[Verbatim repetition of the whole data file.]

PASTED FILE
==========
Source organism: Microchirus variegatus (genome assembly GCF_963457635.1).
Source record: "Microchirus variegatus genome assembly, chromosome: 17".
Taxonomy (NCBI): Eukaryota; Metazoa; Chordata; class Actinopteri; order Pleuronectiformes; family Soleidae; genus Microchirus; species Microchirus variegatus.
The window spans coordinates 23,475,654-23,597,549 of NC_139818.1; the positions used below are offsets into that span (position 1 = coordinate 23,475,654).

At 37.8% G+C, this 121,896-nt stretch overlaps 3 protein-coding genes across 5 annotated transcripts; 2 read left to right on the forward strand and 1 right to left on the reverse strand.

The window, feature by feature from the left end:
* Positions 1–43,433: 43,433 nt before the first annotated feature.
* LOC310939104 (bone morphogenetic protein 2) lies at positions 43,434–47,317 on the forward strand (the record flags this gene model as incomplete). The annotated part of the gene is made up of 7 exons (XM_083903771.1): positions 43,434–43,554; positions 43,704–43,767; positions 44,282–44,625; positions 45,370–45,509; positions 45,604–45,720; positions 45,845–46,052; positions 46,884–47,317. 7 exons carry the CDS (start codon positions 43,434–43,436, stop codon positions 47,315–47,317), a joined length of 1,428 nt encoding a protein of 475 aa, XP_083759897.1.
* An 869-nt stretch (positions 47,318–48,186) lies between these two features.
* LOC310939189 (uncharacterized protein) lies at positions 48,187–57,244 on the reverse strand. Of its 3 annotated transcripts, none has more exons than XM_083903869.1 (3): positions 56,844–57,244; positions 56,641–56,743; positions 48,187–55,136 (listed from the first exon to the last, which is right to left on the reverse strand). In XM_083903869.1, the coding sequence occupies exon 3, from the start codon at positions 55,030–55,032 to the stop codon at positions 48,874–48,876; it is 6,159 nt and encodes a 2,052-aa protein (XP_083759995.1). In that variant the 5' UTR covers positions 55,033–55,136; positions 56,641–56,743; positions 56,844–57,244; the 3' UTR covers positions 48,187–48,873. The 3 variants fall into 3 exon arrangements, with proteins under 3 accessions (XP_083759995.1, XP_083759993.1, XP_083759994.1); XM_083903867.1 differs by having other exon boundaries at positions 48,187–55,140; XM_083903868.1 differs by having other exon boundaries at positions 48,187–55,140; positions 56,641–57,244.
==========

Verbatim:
Source organism: Microchirus variegatus (genome assembly GCF_963457635.1).
Source record: "Microchirus variegatus genome assembly, chromosome: 17".
Taxonomy (NCBI): Eukaryota; Metazoa; Chordata; class Actinopteri; order Pleuronectiformes; family Soleidae; genus Microchirus; species Microchirus variegatus.
The window spans coordinates 23,475,654-23,597,549 of NC_139818.1; the positions used below are offsets into that span (position 1 = coordinate 23,475,654).

At 37.8% G+C, this 121,896-nt stretch overlaps 3 protein-coding genes across 5 annotated transcripts; 2 read left to right on the forward strand and 1 right to left on the reverse strand.

The window, feature by feature from the left end:
* Positions 1–43,433: 43,433 nt before the first annotated feature.
* LOC310939104 (bone morphogenetic protein 2) lies at positions 43,434–47,317 on the forward strand (the record flags this gene model as incomplete). The annotated part of the gene is made up of 7 exons (XM_083903771.1): positions 43,434–43,554; positions 43,704–43,767; positions 44,282–44,625; positions 45,370–45,509; positions 45,604–45,720; positions 45,845–46,052; positions 46,884–47,317. 7 exons carry the CDS (start codon positions 43,434–43,436, stop codon positions 47,315–47,317), a joined length of 1,428 nt encoding a protein of 475 aa, XP_083759897.1.
* An 869-nt stretch (positions 47,318–48,186) lies between these two features.
* LOC310939189 (uncharacterized protein) lies at positions 48,187–57,244 on the reverse strand. Of its 3 annotated transcripts, none has more exons than XM_083903869.1 (3): positions 56,844–57,244; positions 56,641–56,743; positions 48,187–55,136 (listed from the first exon to the last, which is right to left on the reverse strand). In XM_083903869.1, the coding sequence occupies exon 3, from the start codon at positions 55,030–55,032 to the stop codon at positions 48,874–48,876; it is 6,159 nt and encodes a 2,052-aa protein (XP_083759995.1). In that variant the 5' UTR covers positions 55,033–55,136; positions 56,641–56,743; positions 56,844–57,244; the 3' UTR covers positions 48,187–48,873. The 3 variants fall into 3 exon arrangements, with proteins under 3 accessions (XP_083759995.1, XP_083759993.1, XP_083759994.1); XM_083903867.1 differs by having other exon boundaries at positions 48,187–55,140; XM_083903868.1 differs by having other exon boundaries at positions 48,187–55,140; positions 56,641–57,244.